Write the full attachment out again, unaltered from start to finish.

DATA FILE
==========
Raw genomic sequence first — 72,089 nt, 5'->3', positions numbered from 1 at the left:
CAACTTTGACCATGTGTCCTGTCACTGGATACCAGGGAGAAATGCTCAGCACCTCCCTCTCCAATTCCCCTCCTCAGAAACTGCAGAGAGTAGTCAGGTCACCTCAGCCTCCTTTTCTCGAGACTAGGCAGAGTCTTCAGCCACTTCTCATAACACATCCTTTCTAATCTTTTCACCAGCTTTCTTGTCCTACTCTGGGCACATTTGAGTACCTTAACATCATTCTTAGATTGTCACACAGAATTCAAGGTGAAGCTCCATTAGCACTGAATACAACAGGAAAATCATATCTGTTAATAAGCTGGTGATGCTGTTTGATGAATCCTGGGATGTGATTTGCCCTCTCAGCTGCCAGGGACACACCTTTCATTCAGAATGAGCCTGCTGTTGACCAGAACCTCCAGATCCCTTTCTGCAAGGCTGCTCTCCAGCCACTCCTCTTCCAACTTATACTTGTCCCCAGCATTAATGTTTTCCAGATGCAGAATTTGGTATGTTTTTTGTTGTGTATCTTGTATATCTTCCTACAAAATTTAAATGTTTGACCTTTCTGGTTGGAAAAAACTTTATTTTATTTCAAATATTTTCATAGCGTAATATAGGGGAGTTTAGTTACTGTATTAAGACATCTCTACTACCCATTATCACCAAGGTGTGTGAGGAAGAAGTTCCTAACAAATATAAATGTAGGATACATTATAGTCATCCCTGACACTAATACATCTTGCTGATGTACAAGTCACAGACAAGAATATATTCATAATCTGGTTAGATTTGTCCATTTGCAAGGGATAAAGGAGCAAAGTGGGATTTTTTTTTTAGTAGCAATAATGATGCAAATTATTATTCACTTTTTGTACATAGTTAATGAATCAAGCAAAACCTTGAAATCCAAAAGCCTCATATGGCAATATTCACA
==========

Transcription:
Raw genomic sequence first — 72,089 nt, 5'->3', positions numbered from 1 at the left:
CAACTTTGACCATGTGTCCTGTCACTGGATACCAGGGAGAAATGCTCAGCACCTCCCTCTCCAATTCCCCTCCTCAGAAACTGCAGAGAGTAGTCAGGTCACCTCAGCCTCCTTTTCTCGAGACTAGGCAGAGTCTTCAGCCACTTCTCATAACACATCCTTTCTAATCTTTTCACCAGCTTTCTTGTCCTACTCTGGGCACATTTGAGTACCTTAACATCATTCTTAGATTGTCACACAGAATTCAAGGTGAAGCTCCATTAGCACTGAATACAACAGGAAAATCATATCTGTTAATAAGCTGGTGATGCTGTTTGATGAATCCTGGGATGTGATTTGCCCTCTCAGCTGCCAGGGACACACCTTTCATTCAGAATGAGCCTGCTGTTGACCAGAACCTCCAGATCCCTTTCTGCAAGGCTGCTCTCCAGCCACTCCTCTTCCAACTTATACTTGTCCCCAGCATTAATGTTTTCCAGATGCAGAATTTGGTATGTTTTTTGTTGTGTATCTTGTATATCTTCCTACAAAATTTAAATGTTTGACCTTTCTGGTTGGAAAAAACTTTATTTTATTTCAAATATTTTCATAGCGTAATATAGGGGAGTTTAGTTACTGTATTAAGACATCTCTACTACCCATTATCACCAAGGTGTGTGAGGAAGAAGTTCCTAACAAATATAAATGTAGGATACATTATAGTCATCCCTGACACTAATACATCTTGCTGATGTACAAGTCACAGACAAGAATATATTCATAATCTGGTTAGATTTGTCCATTTGCAAGGGATAAAGGAGCAAAGTGGGATTTTTTTTTTAGTAGCAATAATGATGCAAATTATTATTCACTTTTTGTACATAGTTAATGAATCAAGCAAAACCTTGAAATCCAAAAGCCTCATATGGCAATATTCACA